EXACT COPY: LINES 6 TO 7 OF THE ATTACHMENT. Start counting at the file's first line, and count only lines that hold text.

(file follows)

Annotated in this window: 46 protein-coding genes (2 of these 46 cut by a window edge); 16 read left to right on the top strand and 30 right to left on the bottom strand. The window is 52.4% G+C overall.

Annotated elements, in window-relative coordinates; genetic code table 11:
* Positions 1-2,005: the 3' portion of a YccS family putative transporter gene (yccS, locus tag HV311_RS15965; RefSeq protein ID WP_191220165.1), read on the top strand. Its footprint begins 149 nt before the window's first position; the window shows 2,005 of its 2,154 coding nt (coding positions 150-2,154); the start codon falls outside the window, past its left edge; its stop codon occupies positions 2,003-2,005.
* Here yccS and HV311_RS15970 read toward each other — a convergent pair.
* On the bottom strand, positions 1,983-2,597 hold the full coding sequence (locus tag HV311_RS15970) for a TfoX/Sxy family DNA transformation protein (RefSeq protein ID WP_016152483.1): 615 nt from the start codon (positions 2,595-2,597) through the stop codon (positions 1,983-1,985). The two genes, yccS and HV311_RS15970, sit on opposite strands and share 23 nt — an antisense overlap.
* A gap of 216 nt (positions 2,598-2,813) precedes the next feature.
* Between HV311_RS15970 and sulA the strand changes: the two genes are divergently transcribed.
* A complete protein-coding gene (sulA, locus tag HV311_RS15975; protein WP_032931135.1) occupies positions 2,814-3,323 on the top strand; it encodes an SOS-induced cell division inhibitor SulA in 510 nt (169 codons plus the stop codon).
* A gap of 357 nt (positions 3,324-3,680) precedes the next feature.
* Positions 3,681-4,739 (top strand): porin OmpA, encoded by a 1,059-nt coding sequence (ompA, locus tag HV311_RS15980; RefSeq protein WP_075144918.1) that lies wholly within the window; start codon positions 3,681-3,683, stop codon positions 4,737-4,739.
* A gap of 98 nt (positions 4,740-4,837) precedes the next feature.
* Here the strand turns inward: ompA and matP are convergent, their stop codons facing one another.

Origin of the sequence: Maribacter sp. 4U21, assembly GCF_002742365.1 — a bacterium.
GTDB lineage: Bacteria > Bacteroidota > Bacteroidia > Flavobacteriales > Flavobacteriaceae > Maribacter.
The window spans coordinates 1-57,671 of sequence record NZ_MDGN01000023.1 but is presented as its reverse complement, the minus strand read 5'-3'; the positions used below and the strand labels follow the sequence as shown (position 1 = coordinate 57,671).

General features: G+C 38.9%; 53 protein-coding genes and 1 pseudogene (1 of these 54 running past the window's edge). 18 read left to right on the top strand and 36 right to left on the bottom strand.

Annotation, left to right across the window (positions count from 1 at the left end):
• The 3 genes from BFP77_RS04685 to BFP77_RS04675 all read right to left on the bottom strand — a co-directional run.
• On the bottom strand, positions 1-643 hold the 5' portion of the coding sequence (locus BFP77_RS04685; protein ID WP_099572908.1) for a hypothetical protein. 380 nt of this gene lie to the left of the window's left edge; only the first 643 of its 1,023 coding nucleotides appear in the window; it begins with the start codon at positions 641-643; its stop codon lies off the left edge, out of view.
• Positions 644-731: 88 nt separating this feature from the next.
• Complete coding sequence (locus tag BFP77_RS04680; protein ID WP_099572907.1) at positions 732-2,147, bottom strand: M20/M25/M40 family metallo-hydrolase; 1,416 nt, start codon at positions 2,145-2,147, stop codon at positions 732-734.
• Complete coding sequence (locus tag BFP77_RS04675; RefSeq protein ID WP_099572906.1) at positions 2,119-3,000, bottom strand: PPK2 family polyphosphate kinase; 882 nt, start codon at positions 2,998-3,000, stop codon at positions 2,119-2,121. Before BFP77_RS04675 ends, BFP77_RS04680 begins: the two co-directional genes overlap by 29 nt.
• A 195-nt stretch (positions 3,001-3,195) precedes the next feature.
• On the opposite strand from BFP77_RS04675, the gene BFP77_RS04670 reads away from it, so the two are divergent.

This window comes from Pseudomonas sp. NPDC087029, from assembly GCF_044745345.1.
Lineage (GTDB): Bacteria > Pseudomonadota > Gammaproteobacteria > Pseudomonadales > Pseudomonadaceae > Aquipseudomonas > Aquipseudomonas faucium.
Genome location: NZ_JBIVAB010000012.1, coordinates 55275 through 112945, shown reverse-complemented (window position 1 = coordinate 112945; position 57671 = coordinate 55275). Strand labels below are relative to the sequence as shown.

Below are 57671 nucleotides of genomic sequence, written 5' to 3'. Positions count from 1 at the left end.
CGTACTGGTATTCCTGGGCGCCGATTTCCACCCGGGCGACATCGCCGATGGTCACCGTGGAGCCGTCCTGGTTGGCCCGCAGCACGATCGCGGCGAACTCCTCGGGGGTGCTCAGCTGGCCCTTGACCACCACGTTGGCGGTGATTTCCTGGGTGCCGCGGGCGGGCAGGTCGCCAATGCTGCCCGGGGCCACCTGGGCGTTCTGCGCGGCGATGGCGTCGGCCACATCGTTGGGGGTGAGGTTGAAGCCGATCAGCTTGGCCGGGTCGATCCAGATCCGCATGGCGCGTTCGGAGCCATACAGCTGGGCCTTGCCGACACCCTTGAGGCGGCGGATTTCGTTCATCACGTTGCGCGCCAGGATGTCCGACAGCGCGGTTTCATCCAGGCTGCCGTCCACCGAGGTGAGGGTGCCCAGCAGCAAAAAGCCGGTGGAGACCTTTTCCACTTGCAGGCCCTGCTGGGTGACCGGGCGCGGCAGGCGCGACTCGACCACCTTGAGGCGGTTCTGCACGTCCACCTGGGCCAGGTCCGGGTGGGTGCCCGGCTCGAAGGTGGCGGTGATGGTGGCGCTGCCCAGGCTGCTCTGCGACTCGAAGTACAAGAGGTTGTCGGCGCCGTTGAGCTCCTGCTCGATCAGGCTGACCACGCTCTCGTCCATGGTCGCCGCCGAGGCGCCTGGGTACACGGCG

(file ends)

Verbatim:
* A gap of 216 nt (positions 2,598-2,813) precedes the next feature.
* Between HV311_RS15970 and sulA the strand changes: the two genes are divergently transcribed.